Ponemon: 89 percent of healthcare entities experienced data breaches
Nearly 90 percent of healthcare organizations have experienced data breaches, and for the second year in a row criminal attacks are the leading cause of breaches in healthcare, according to the Sixth Annual Benchmark Study on Privacy and Security of Healthcare Data.
Fifty percent of data breaches in healthcare in 2016 are caused by criminal attacks, while the other 50 percent are caused by mistakes, such as unintentional employee actions, third-party snafus and stolen computers, according the Ponemon study, which was sponsored by security vendor ID Experts.
The findings indicate many healthcare organizations and their third party business associates are negligent in the handling of sensitive patient information and lack the budget, people and expertise to manage data breaches caused by employee negligence and evolving cyber-threats.
Data breaches in healthcare remain consistently high in terms of volume, frequency, impact and cost despite a slight increase in awareness and spending on security technology. And while recent large healthcare data breaches have heightened the industry’s awareness of growing threats to patient data and have led to an improvement in security practices and policy implementation, study respondents say that not enough is being done to curtail or minimize risks.
Nearly half of healthcare organizations – and more than half of business associates – have little or no confidence they can detect all patient data loss or theft, the Ponemon Institute study found.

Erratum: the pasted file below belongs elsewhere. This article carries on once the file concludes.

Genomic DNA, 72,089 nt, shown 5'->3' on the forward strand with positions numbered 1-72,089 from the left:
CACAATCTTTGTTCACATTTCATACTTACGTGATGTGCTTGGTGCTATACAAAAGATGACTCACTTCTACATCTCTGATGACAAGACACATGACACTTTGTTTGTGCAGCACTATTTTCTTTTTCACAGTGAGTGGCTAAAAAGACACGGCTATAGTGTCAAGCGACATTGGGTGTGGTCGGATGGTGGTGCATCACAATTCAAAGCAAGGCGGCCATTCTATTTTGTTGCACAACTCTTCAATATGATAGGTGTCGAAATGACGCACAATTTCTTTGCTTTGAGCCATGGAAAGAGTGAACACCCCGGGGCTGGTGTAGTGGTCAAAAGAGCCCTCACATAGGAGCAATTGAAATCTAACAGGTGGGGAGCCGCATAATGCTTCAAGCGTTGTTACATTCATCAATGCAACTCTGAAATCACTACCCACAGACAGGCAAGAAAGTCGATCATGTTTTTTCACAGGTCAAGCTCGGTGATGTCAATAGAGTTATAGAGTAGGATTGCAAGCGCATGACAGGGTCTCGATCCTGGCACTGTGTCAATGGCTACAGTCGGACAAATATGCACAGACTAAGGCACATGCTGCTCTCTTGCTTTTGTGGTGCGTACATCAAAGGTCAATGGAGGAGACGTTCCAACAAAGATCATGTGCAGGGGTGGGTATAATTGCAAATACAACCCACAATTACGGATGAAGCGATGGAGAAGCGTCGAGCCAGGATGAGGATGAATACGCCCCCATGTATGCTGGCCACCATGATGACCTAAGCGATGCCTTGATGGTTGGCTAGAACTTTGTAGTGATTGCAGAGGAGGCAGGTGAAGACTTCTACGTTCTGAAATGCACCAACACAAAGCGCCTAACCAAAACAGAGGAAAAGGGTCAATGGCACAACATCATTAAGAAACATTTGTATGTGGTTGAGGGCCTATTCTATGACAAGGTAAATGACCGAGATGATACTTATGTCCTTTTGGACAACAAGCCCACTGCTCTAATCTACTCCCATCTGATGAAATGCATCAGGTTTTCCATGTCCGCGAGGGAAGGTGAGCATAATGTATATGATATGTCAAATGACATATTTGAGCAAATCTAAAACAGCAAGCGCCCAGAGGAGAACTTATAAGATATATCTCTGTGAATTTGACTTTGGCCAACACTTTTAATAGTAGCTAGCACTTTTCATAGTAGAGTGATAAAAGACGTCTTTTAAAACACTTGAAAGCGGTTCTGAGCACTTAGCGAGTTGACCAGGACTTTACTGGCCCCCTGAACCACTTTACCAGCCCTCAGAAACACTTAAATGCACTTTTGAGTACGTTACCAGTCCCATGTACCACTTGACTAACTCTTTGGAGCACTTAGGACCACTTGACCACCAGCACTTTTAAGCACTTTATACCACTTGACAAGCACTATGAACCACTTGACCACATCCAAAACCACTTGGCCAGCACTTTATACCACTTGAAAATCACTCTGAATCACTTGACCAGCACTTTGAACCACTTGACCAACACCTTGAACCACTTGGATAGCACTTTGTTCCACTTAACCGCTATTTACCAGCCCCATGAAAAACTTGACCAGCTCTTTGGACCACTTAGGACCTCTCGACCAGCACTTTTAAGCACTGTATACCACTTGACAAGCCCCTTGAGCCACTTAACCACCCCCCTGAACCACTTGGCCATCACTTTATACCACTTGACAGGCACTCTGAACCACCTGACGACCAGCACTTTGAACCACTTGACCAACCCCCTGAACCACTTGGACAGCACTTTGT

"In the last six years of conducting this study, it’s clear that efforts to safeguard patient data are not improving – more healthcare organizations are experiencing data breaches now than six years ago," said Larry Ponemon, chairman and founder of the Ponemon Institute.
"Negligence – sloppy employee mistakes and unsecured devices – was a noted problem in the first years of this research and it continues," he said. "New cyber-threats, such as ransomware, are exacerbating the problem."
What’s more, 60 percent of business associates have experienced data breaches during the past two years, according to Ponemon, and medical records are the most commonly exposed data, followed by billing and insurance records, and payment details.
The newest healthcare cyberthreat for 2016 is ransomware. So it follows that the most concerning cyber-threats among healthcare executives are ransomware, malware and denial of service attacks. Other top concerns to patient data are employee negligence, mobile device insecurity, use of cloud services, malicious insiders and a growing concern about mobile apps.
Healthcare organizations believe they are more vulnerable to data breaches than other industries because many have massive amounts of valuable data and often lack a strong security infrastructure and sense of accountability.
"This is about real people and the exposure of their sensitive information," said Rick Kam, U.S. president and co-founder of ID Experts. "The lack of accountability is a big issue in the healthcare industry, with a lot of finger-pointing going on. To get a better handle on internal data threats, healthcare organizations can start by getting back to basics with employee training, mobile device policies, regular data risk assessments and enforceable internal procedures."